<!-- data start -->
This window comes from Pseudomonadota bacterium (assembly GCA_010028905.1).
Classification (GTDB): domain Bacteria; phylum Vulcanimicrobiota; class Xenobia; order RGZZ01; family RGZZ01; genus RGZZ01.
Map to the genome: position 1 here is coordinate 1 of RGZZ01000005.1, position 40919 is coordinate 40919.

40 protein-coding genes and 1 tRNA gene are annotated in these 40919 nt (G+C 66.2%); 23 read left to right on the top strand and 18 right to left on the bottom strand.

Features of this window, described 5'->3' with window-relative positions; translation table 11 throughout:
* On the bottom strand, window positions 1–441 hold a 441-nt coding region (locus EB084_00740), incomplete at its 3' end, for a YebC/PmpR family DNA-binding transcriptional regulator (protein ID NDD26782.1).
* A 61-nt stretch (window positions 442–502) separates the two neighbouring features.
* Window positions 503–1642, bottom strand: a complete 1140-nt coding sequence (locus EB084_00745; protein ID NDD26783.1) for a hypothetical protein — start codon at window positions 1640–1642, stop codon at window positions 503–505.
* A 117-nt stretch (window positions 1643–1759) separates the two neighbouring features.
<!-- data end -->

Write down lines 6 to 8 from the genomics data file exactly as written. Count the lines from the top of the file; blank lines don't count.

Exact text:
* On the bottom strand, window positions 1–441 hold a 441-nt coding region (locus EB084_00740), incomplete at its 3' end, for a YebC/PmpR family DNA-binding transcriptional regulator (protein ID NDD26782.1).
* A 61-nt stretch (window positions 442–502) separates the two neighbouring features.
* Window positions 503–1642, bottom strand: a complete 1140-nt coding sequence (locus EB084_00745; protein ID NDD26783.1) for a hypothetical protein — start codon at window positions 1640–1642, stop codon at window positions 503–505.